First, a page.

Commercial and industrial businesses spend a great percentage of their building costs on creating hot and cold water and pumping it around their facility. This infrastructure includes chillers, boilers, cooling towers, and pumps used for heating, cooling, process cooling, and domestic hot water. Considering how much money is spent on this portion of the business, it is not surprising that there is an increased focus on determining the correct amount of water required to meet the needs of the business. This blog post aims to explain the differences between the various flow meters currently on the market.
Traditional Pumping Design: Safe but Expensive
Traditionally buildings had constant flow water loops that used a bypass to divert water back to the conditioning source (chiller, cooling tower, boiler, hot water heater) when the end uses (air conditioning units, terminal heating units, process equipment, bathrooms) do not call for water. A bypass ensures the conditioning sources and pumps do not experience a low-flow situation that can cause serious mechanical damage. Although effective in meeting the needs of the building and equipment, this constant flow design requires a lot of unnecessary water flow, decreases the life of the equipment, and adversely affects energy costs.
Variable Speed is the Answer
More recently, building systems use variable speed equipment and pumps to vary the system’s flow. This matches the water flow (gallons per minute) to the needs of the building, without wasting energy and reduces the wear on the equipment.
Flow Meter Types for Monitoring
To monitor the flow of the systems, there are electromagnetic and ultrasonic type flow meters that can be of insertion, inline, or clamp-on design. An electromagnetic flow meter applies a magnetic field which results in a potential difference proportional to the flow velocity perpendicular to the flux lines. The physical principle at work is electromagnetic induction. An ultrasonic flow meter employs the frequency shift (Doppler Effect) of an ultrasonic signal when it is reflected by suspended particles or gas bubbles (discontinuities) in motion. This metering technique utilizes the physical phenomenon of a sound wave. The meters output information on total flow (gallons), flow rate (gallons per minute), and alarm conditions. With this information, you can tailor the system to match the water flow to the building demands. This is typically done through a BMS, but can also be done on smaller buildings that do not have a BMS.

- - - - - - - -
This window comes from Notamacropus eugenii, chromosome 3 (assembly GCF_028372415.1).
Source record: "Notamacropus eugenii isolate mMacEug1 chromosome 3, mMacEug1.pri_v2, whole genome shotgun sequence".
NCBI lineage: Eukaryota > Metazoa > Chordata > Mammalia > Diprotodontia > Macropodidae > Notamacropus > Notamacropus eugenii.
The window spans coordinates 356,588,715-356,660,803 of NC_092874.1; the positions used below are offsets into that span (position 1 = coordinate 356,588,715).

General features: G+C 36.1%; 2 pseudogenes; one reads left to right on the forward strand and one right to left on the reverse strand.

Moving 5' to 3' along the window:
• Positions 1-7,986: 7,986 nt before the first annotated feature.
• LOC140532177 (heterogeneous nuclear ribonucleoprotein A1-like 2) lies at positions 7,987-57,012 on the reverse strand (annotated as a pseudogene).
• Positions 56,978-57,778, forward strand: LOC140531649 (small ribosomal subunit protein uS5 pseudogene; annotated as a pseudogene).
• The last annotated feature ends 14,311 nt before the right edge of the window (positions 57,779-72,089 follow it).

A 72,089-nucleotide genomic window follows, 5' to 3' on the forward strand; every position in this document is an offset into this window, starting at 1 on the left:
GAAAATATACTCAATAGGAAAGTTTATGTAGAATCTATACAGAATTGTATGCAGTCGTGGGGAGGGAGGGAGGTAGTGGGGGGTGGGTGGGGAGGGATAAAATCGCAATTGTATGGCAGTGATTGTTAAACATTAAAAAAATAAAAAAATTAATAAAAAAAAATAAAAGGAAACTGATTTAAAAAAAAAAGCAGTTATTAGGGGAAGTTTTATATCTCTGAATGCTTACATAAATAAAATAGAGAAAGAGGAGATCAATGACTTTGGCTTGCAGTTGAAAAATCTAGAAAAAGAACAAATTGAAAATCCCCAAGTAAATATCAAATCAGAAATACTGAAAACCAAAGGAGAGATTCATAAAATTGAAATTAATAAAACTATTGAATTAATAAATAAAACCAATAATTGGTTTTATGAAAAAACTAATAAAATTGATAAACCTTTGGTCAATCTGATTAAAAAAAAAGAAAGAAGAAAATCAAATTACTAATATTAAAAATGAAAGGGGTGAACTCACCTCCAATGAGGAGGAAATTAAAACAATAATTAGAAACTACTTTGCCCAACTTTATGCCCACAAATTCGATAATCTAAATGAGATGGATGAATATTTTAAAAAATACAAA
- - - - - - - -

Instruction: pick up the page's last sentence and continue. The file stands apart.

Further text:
Insertion Type Electromagnetic Flow Meters
The insertion type flow meter consists of a probe with an electromagnetic sensing head that is inserted into the center of a pipe – pipe size is not limited.
The advantage to an insertion type meter is that the unit itself is more economical than an inline type meter and the installation is considerably easier. The insertion probe can be installed using a hot tap fit without requiring the interruption of water flow. The disadvantage is the long required straight pipe: 50 times the diameter of pipe upstream of the meter and 5 times the diameter of the pipe downstream of the meter. In addition, the accuracy is approximately ±2%, which is double that of an inline meter.
Inline Electromagnetic Flow Meters
An inline electromagnet flow meter is installed in the pipe itself, with a flanged or threaded connection. Its accuracy is traditionally around ±1% and requires a straight pipe run of 3 times the pipe diameter upstream of the meter and 2 times the pipe diameter downstream of the meter. This enables considerably more opportunity for installation than an insertion type meter. The drawbacks of an inline meter are its price and that a water system must be shut down for its installation.
Ultrasonic Flow Meters
An ultrasonic flow meter uses ultrasound waves to calculate the flow of water through a pipe. There are inline versions for small (up to 2” diameter) pipe and clamp-on type for larger pipes. A clamp-on design is also useful for temporary metering or for situations when interrupting flow for meter installation is not permissible. Our firm uses this type of meter for retrocommissioning analyses and in our evaluation work. The advantages are that the same meter applies to all pipe sizes, water flow is not interrupted, and the accuracy is quite good (depending on manufacturer). The recommended length of straight pipe is 10 times the pipe diameter upstream of the meter and 5 times the diameter downstream of the meter. As ultrasonic waves rely on the reflecting off of particles or bubbles in the water, this type of sensor is not applicable to distilled or drinking water systems.
Understanding Flow Meters
Are you interested in learning more about metering your facility's water usage? Get in touch with us!